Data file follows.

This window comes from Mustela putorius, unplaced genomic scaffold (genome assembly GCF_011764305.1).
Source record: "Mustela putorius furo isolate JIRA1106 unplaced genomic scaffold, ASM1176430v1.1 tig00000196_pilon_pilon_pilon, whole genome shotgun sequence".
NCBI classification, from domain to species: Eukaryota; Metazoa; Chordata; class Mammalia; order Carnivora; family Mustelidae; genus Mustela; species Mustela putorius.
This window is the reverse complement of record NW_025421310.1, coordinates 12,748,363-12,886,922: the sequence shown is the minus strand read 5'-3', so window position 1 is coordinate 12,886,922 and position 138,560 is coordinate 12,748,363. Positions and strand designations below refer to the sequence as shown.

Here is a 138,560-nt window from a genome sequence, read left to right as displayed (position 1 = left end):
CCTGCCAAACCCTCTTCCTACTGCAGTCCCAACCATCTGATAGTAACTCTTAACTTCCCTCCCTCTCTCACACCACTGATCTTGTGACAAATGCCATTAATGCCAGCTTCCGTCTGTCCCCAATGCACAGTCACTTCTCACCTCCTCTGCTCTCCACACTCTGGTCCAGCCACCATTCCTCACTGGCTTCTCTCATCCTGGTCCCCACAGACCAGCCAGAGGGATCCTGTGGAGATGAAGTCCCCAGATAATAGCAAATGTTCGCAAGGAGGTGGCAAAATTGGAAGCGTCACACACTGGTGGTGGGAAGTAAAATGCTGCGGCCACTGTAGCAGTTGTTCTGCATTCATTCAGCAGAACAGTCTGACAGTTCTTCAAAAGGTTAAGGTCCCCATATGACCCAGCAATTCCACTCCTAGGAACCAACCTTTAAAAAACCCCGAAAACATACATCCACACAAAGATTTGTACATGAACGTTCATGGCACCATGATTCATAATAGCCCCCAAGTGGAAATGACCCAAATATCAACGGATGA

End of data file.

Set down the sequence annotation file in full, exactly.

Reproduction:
This window comes from Mustela putorius, unplaced genomic scaffold (genome assembly GCF_011764305.1).
Source record: "Mustela putorius furo isolate JIRA1106 unplaced genomic scaffold, ASM1176430v1.1 tig00000196_pilon_pilon_pilon, whole genome shotgun sequence".
NCBI classification, from domain to species: Eukaryota; Metazoa; Chordata; class Mammalia; order Carnivora; family Mustelidae; genus Mustela; species Mustela putorius.
This window is the reverse complement of record NW_025421310.1, coordinates 12,748,363-12,886,922: the sequence shown is the minus strand read 5'-3', so window position 1 is coordinate 12,886,922 and position 138,560 is coordinate 12,748,363. Positions and strand designations below refer to the sequence as shown.

Here is a 138,560-nt window from a genome sequence, read left to right as displayed (position 1 = left end):
CCTGCCAAACCCTCTTCCTACTGCAGTCCCAACCATCTGATAGTAACTCTTAACTTCCCTCCCTCTCTCACACCACTGATCTTGTGACAAATGCCATTAATGCCAGCTTCCGTCTGTCCCCAATGCACAGTCACTTCTCACCTCCTCTGCTCTCCACACTCTGGTCCAGCCACCATTCCTCACTGGCTTCTCTCATCCTGGTCCCCACAGACCAGCCAGAGGGATCCTGTGGAGATGAAGTCCCCAGATAATAGCAAATGTTCGCAAGGAGGTGGCAAAATTGGAAGCGTCACACACTGGTGGTGGGAAGTAAAATGCTGCGGCCACTGTAGCAGTTGTTCTGCATTCATTCAGCAGAACAGTCTGACAGTTCTTCAAAAGGTTAAGGTCCCCATATGACCCAGCAATTCCACTCCTAGGAACCAACCTTTAAAAAACCCCGAAAACATACATCCACACAAAGATTTGTACATGAACGTTCATGGCACCATGATTCATAATAGCCCCCAAGTGGAAATGACCCAAATATCAACGGATGA